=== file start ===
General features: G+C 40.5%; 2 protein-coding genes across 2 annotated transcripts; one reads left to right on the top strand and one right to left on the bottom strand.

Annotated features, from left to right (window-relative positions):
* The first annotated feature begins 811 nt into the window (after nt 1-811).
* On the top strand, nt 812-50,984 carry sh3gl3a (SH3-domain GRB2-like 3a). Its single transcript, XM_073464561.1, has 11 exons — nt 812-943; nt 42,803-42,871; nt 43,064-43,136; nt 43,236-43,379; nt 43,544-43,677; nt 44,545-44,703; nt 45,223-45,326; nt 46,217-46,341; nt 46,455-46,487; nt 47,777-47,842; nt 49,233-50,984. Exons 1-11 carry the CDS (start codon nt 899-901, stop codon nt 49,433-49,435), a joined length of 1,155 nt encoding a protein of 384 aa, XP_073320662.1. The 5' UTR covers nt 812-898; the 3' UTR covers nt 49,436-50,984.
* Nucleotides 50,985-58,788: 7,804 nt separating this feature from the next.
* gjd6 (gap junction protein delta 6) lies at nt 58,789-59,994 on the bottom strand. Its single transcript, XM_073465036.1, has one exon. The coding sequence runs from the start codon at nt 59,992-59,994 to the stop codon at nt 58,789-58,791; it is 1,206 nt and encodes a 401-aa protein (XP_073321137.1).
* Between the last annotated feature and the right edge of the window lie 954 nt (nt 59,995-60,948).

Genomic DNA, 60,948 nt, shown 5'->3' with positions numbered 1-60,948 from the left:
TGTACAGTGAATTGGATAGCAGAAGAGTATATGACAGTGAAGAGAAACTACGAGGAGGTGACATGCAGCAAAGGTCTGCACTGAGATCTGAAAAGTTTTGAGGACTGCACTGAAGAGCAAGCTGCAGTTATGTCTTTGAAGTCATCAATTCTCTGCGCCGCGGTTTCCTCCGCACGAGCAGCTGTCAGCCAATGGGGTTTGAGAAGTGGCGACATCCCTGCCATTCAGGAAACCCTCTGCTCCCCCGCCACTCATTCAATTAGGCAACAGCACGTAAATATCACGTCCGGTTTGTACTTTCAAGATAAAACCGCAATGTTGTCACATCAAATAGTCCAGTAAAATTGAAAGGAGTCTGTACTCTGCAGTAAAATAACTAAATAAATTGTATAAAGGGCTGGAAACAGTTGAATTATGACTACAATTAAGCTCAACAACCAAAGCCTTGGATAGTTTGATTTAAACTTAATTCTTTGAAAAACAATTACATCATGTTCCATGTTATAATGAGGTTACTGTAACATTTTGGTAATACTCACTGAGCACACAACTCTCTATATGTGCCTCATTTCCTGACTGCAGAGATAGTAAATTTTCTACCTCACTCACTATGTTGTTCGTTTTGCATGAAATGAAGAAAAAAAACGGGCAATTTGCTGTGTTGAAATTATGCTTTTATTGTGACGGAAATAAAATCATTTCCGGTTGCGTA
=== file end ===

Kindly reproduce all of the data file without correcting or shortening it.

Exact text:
General features: G+C 40.5%; 2 protein-coding genes across 2 annotated transcripts; one reads left to right on the top strand and one right to left on the bottom strand.

Annotated features, from left to right (window-relative positions):
* The first annotated feature begins 811 nt into the window (after nt 1-811).
* On the top strand, nt 812-50,984 carry sh3gl3a (SH3-domain GRB2-like 3a). Its single transcript, XM_073464561.1, has 11 exons — nt 812-943; nt 42,803-42,871; nt 43,064-43,136; nt 43,236-43,379; nt 43,544-43,677; nt 44,545-44,703; nt 45,223-45,326; nt 46,217-46,341; nt 46,455-46,487; nt 47,777-47,842; nt 49,233-50,984. Exons 1-11 carry the CDS (start codon nt 899-901, stop codon nt 49,433-49,435), a joined length of 1,155 nt encoding a protein of 384 aa, XP_073320662.1. The 5' UTR covers nt 812-898; the 3' UTR covers nt 49,436-50,984.
* Nucleotides 50,985-58,788: 7,804 nt separating this feature from the next.
* gjd6 (gap junction protein delta 6) lies at nt 58,789-59,994 on the bottom strand. Its single transcript, XM_073465036.1, has one exon. The coding sequence runs from the start codon at nt 59,992-59,994 to the stop codon at nt 58,789-58,791; it is 1,206 nt and encodes a 401-aa protein (XP_073321137.1).
* Between the last annotated feature and the right edge of the window lie 954 nt (nt 59,995-60,948).

Genomic DNA, 60,948 nt, shown 5'->3' with positions numbered 1-60,948 from the left:
TGTACAGTGAATTGGATAGCAGAAGAGTATATGACAGTGAAGAGAAACTACGAGGAGGTGACATGCAGCAAAGGTCTGCACTGAGATCTGAAAAGTTTTGAGGACTGCACTGAAGAGCAAGCTGCAGTTATGTCTTTGAAGTCATCAATTCTCTGCGCCGCGGTTTCCTCCGCACGAGCAGCTGTCAGCCAATGGGGTTTGAGAAGTGGCGACATCCCTGCCATTCAGGAAACCCTCTGCTCCCCCGCCACTCATTCAATTAGGCAACAGCACGTAAATATCACGTCCGGTTTGTACTTTCAAGATAAAACCGCAATGTTGTCACATCAAATAGTCCAGTAAAATTGAAAGGAGTCTGTACTCTGCAGTAAAATAACTAAATAAATTGTATAAAGGGCTGGAAACAGTTGAATTATGACTACAATTAAGCTCAACAACCAAAGCCTTGGATAGTTTGATTTAAACTTAATTCTTTGAAAAACAATTACATCATGTTCCATGTTATAATGAGGTTACTGTAACATTTTGGTAATACTCACTGAGCACACAACTCTCTATATGTGCCTCATTTCCTGACTGCAGAGATAGTAAATTTTCTACCTCACTCACTATGTTGTTCGTTTTGCATGAAATGAAGAAAAAAAACGGGCAATTTGCTGTGTTGAAATTATGCTTTTATTGTGACGGAAATAAAATCATTTCCGGTTGCGTA